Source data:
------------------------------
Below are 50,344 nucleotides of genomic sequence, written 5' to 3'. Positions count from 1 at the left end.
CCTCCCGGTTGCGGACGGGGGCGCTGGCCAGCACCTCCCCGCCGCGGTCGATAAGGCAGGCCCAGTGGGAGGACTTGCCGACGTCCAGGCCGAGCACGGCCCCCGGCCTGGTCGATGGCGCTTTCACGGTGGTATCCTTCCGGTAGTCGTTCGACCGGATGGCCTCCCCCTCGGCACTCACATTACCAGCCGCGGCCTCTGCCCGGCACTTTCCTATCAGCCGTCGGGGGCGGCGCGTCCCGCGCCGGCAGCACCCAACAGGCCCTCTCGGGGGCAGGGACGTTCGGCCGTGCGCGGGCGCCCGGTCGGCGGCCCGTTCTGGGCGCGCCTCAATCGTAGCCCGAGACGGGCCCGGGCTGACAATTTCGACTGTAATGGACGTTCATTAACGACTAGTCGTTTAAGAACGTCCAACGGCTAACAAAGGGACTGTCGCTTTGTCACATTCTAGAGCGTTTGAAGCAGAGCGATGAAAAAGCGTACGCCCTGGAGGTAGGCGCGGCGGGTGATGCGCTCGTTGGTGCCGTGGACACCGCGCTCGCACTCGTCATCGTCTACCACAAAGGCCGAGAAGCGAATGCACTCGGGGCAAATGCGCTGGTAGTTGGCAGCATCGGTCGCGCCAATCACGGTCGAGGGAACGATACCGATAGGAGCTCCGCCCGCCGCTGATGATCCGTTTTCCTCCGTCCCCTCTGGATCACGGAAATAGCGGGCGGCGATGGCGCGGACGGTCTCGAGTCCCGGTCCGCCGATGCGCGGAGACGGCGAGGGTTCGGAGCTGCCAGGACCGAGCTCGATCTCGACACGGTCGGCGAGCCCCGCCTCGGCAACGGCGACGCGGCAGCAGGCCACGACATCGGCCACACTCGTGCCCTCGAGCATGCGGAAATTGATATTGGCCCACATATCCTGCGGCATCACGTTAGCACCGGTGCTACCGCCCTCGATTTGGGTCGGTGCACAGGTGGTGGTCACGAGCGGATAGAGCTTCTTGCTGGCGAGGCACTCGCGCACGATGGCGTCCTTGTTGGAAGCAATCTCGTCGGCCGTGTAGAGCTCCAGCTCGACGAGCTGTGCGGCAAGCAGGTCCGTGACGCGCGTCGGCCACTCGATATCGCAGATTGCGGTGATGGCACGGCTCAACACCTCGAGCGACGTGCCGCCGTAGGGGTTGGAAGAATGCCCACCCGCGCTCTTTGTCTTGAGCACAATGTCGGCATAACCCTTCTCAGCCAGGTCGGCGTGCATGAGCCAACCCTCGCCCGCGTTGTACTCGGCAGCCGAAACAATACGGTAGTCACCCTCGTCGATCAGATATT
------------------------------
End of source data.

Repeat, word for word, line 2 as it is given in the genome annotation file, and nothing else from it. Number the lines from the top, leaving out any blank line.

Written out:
CCTCCCGGTTGCGGACGGGGGCGCTGGCCAGCACCTCCCCGCCGCGGTCGATAAGGCAGGCCCAGTGGGAGGACTTGCCGACGTCCAGGCCGAGCACGGCCCCCGGCCTGGTCGATGGCGCTTTCACGGTGGTATCCTTCCGGTAGTCGTTCGACCGGATGGCCTCCCCCTCGGCACTCACATTACCAGCCGCGGCCTCTGCCCGGCACTTTCCTATCAGCCGTCGGGGGCGGCGCGTCCCGCGCCGGCAGCACCCAACAGGCCCTCTCGGGGGCAGGGACGTTCGGCCGTGCGCGGGCGCCCGGTCGGCGGCCCGTTCTGGGCGCGCCTCAATCGTAGCCCGAGACGGGCCCGGGCTGACAATTTCGACTGTAATGGACGTTCATTAACGACTAGTCGTTTAAGAACGTCCAACGGCTAACAAAGGGACTGTCGCTTTGTCACATTCTAGAGCGTTTGAAGCAGAGCGATGAAAAAGCGTACGCCCTGGAGGTAGGCGCGGCGGGTGATGCGCTCGTTGGTGCCGTGGACACCGCGCTCGCACTCGTCATCGTCTACCACAAAGGCCGAGAAGCGAATGCACTCGGGGCAAATGCGCTGGTAGTTGGCAGCATCGGTCGCGCCAATCACGGTCGAGGGAACGATACCGATAGGAGCTCCGCCCGCCGCTGATGATCCGTTTTCCTCCGTCCCCTCTGGATCACGGAAATAGCGGGCGGCGATGGCGCGGACGGTCTCGAGTCCCGGTCCGCCGATGCGCGGAGACGGCGAGGGTTCGGAGCTGCCAGGACCGAGCTCGATCTCGACACGGTCGGCGAGCCCCGCCTCGGCAACGGCGACGCGGCAGCAGGCCACGACATCGGCCACACTCGTGCCCTCGAGCATGCGGAAATTGATATTGGCCCACATATCCTGCGGCATCACGTTAGCACCGGTGCTACCGCCCTCGATTTGGGTCGGTGCACAGGTGGTGGTCACGAGCGGATAGAGCTTCTTGCTGGCGAGGCACTCGCGCACGATGGCGTCCTTGTTGGAAGCAATCTCGTCGGCCGTGTAGAGCTCCAGCTCGACGAGCTGTGCGGCAAGCAGGTCCGTGACGCGCGTCGGCCACTCGATATCGCAGATTGCGGTGATGGCACGGCTCAACACCTCGAGCGACGTGCCGCCGTAGGGGTTGGAAGAATGCCCACCCGCGCTCTTTGTCTTGAGCACAATGTCGGCATAACCCTTCTCAGCCAGGTCGGCGTGCATGAGCCAACCCTCGCCCGCGTTGTACTCGGCAGCCGAAACAATACGGTAGTCACCCTCGTCGATCAGATATT